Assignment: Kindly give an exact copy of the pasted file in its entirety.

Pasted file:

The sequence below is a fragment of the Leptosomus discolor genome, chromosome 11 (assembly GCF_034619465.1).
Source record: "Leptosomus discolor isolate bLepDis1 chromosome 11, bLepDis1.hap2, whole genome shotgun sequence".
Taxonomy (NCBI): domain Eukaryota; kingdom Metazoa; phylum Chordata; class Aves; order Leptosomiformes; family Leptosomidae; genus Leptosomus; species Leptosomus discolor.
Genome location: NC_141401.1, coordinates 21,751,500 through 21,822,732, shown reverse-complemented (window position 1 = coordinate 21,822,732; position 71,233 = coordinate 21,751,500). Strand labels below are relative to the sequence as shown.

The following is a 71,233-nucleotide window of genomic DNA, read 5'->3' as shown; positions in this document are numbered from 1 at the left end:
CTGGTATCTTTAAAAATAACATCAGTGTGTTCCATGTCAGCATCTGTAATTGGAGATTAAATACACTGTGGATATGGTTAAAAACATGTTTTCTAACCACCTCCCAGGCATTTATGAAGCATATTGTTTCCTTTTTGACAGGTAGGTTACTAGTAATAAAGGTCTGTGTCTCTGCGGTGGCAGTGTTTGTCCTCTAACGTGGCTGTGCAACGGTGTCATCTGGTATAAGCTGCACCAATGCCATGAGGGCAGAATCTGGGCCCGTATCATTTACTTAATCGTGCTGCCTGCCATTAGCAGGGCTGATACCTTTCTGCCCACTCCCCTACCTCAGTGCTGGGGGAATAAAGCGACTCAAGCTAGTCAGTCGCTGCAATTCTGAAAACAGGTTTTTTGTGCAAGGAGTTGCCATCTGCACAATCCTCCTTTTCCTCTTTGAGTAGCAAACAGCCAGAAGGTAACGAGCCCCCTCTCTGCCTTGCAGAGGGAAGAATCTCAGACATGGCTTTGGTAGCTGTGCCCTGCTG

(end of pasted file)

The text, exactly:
The sequence below is a fragment of the Leptosomus discolor genome, chromosome 11 (assembly GCF_034619465.1).
Source record: "Leptosomus discolor isolate bLepDis1 chromosome 11, bLepDis1.hap2, whole genome shotgun sequence".
Taxonomy (NCBI): domain Eukaryota; kingdom Metazoa; phylum Chordata; class Aves; order Leptosomiformes; family Leptosomidae; genus Leptosomus; species Leptosomus discolor.
Genome location: NC_141401.1, coordinates 21,751,500 through 21,822,732, shown reverse-complemented (window position 1 = coordinate 21,822,732; position 71,233 = coordinate 21,751,500). Strand labels below are relative to the sequence as shown.

The following is a 71,233-nucleotide window of genomic DNA, read 5'->3' as shown; positions in this document are numbered from 1 at the left end:
CTGGTATCTTTAAAAATAACATCAGTGTGTTCCATGTCAGCATCTGTAATTGGAGATTAAATACACTGTGGATATGGTTAAAAACATGTTTTCTAACCACCTCCCAGGCATTTATGAAGCATATTGTTTCCTTTTTGACAGGTAGGTTACTAGTAATAAAGGTCTGTGTCTCTGCGGTGGCAGTGTTTGTCCTCTAACGTGGCTGTGCAACGGTGTCATCTGGTATAAGCTGCACCAATGCCATGAGGGCAGAATCTGGGCCCGTATCATTTACTTAATCGTGCTGCCTGCCATTAGCAGGGCTGATACCTTTCTGCCCACTCCCCTACCTCAGTGCTGGGGGAATAAAGCGACTCAAGCTAGTCAGTCGCTGCAATTCTGAAAACAGGTTTTTTGTGCAAGGAGTTGCCATCTGCACAATCCTCCTTTTCCTCTTTGAGTAGCAAACAGCCAGAAGGTAACGAGCCCCCTCTCTGCCTTGCAGAGGGAAGAATCTCAGACATGGCTTTGGTAGCTGTGCCCTGCTG